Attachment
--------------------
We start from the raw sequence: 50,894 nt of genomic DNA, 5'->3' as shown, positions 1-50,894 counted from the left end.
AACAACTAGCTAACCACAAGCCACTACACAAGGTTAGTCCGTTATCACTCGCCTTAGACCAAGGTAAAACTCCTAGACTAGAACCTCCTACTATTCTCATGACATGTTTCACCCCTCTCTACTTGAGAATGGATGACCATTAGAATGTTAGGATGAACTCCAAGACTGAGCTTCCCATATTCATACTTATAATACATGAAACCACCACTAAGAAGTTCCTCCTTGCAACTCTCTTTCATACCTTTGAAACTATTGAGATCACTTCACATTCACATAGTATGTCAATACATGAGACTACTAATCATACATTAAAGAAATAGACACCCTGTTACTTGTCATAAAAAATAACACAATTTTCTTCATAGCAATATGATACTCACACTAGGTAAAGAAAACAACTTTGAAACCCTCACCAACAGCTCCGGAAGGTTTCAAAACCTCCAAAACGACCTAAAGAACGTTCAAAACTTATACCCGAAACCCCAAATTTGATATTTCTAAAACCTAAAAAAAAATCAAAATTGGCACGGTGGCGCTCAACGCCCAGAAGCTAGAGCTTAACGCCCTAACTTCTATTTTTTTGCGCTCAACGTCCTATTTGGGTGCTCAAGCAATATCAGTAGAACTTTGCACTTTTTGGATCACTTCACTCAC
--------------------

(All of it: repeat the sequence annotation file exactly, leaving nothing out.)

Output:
We start from the raw sequence: 50,894 nt of genomic DNA, 5'->3' as shown, positions 1-50,894 counted from the left end.
AACAACTAGCTAACCACAAGCCACTACACAAGGTTAGTCCGTTATCACTCGCCTTAGACCAAGGTAAAACTCCTAGACTAGAACCTCCTACTATTCTCATGACATGTTTCACCCCTCTCTACTTGAGAATGGATGACCATTAGAATGTTAGGATGAACTCCAAGACTGAGCTTCCCATATTCATACTTATAATACATGAAACCACCACTAAGAAGTTCCTCCTTGCAACTCTCTTTCATACCTTTGAAACTATTGAGATCACTTCACATTCACATAGTATGTCAATACATGAGACTACTAATCATACATTAAAGAAATAGACACCCTGTTACTTGTCATAAAAAATAACACAATTTTCTTCATAGCAATATGATACTCACACTAGGTAAAGAAAACAACTTTGAAACCCTCACCAACAGCTCCGGAAGGTTTCAAAACCTCCAAAACGACCTAAAGAACGTTCAAAACTTATACCCGAAACCCCAAATTTGATATTTCTAAAACCTAAAAAAAAATCAAAATTGGCACGGTGGCGCTCAACGCCCAGAAGCTAGAGCTTAACGCCCTAACTTCTATTTTTTTGCGCTCAACGTCCTATTTGGGTGCTCAAGCAATATCAGTAGAACTTTGCACTTTTTGGATCACTTCACTCAC